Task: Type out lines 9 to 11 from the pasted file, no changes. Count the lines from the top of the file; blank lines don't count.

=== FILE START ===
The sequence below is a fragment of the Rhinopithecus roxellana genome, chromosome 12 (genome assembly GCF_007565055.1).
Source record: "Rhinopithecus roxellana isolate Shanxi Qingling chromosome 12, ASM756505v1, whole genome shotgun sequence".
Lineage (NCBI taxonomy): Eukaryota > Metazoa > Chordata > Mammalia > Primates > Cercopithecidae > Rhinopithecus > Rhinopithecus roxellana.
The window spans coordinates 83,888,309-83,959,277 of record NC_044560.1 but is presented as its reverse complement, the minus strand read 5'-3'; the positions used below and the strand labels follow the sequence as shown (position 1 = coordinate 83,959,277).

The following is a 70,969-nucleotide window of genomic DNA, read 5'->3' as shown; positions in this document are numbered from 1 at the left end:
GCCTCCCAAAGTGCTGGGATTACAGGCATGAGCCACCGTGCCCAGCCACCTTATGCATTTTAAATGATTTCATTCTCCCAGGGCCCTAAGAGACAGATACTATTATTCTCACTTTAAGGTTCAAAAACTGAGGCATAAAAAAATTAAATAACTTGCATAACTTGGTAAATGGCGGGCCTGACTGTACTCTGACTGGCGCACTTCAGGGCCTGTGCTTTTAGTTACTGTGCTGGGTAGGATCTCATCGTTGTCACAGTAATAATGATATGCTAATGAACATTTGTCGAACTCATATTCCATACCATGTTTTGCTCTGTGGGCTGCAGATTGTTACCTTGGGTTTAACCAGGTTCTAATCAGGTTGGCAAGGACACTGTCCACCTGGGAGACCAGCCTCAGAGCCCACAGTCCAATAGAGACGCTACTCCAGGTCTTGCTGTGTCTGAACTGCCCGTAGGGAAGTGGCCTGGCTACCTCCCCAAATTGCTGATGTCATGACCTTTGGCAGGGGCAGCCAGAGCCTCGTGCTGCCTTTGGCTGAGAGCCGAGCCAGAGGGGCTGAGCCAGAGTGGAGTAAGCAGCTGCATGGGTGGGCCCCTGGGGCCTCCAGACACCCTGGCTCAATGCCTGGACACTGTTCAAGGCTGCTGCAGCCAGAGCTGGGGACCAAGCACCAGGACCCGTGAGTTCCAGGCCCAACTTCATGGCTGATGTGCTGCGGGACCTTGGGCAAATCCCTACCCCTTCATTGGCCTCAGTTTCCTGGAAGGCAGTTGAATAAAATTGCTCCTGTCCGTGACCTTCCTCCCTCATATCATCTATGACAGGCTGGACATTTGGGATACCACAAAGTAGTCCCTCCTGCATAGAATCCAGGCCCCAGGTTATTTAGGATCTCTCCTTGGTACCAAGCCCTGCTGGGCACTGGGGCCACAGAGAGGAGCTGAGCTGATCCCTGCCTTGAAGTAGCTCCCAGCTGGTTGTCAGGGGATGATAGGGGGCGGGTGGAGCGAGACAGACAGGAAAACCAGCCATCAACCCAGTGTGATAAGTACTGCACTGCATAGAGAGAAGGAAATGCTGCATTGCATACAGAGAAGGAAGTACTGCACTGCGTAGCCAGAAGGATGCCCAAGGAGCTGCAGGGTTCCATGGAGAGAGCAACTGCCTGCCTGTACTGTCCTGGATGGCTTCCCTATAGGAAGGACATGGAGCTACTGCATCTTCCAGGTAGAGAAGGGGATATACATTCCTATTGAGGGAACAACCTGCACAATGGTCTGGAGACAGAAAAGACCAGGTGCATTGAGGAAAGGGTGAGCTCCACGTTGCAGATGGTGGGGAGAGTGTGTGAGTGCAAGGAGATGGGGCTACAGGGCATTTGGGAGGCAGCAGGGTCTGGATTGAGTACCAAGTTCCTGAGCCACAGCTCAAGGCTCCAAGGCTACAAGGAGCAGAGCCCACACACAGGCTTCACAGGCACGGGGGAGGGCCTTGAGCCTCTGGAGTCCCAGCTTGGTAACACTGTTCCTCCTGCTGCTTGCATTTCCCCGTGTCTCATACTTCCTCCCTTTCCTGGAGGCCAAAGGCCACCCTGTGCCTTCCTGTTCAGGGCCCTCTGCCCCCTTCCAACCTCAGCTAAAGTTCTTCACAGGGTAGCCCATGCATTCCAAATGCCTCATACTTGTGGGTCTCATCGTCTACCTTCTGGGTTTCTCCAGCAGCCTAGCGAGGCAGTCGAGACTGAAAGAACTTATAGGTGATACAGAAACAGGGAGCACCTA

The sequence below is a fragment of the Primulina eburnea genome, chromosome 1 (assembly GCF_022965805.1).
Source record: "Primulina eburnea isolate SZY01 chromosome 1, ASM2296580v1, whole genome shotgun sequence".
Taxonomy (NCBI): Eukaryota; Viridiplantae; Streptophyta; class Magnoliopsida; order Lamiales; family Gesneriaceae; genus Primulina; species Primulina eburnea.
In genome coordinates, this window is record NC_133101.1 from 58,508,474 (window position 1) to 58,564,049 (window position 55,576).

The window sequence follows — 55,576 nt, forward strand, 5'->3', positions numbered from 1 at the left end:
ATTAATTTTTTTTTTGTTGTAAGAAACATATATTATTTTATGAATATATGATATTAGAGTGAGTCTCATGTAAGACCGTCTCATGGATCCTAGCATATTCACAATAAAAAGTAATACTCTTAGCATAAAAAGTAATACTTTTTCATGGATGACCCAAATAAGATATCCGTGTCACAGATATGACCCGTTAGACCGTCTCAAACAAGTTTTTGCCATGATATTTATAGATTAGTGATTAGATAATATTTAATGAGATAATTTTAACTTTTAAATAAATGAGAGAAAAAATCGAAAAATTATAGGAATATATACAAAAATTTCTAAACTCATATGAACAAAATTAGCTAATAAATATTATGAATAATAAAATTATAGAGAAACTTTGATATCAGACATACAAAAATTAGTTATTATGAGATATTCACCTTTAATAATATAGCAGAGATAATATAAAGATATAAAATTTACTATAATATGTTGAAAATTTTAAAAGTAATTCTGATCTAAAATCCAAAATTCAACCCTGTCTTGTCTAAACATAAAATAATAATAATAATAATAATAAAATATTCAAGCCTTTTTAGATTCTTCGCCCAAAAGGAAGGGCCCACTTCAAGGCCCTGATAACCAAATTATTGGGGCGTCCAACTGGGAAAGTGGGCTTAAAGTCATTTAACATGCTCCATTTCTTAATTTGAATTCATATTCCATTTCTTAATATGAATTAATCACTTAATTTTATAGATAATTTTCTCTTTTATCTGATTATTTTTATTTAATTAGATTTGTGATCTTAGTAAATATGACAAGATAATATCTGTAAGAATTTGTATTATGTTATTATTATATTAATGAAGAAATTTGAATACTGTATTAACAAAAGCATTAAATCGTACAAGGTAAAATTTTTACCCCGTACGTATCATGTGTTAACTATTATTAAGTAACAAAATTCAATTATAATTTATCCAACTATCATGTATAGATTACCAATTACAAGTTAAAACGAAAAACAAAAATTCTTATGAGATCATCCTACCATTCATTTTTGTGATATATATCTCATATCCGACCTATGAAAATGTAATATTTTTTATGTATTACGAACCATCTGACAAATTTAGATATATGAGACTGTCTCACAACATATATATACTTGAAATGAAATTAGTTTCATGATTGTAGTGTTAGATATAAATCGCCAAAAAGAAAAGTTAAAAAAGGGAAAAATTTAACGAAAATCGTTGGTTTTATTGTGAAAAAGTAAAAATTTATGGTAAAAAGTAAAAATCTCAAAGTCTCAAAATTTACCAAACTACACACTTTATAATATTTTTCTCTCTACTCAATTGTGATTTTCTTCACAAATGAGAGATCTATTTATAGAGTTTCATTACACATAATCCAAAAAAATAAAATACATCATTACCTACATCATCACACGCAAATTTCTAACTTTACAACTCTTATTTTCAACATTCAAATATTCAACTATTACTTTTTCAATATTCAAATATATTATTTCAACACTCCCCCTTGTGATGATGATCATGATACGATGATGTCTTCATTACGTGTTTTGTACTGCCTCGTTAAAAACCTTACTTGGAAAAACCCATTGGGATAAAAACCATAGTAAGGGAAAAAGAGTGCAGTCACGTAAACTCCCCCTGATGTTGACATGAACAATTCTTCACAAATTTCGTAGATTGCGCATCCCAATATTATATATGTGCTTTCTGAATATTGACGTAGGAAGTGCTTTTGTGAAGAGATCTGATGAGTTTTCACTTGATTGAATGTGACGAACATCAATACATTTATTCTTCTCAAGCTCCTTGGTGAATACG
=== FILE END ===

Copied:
Taxonomy (NCBI): Eukaryota; Viridiplantae; Streptophyta; class Magnoliopsida; order Lamiales; family Gesneriaceae; genus Primulina; species Primulina eburnea.
In genome coordinates, this window is record NC_133101.1 from 58,508,474 (window position 1) to 58,564,049 (window position 55,576).

The window sequence follows — 55,576 nt, forward strand, 5'->3', positions numbered from 1 at the left end: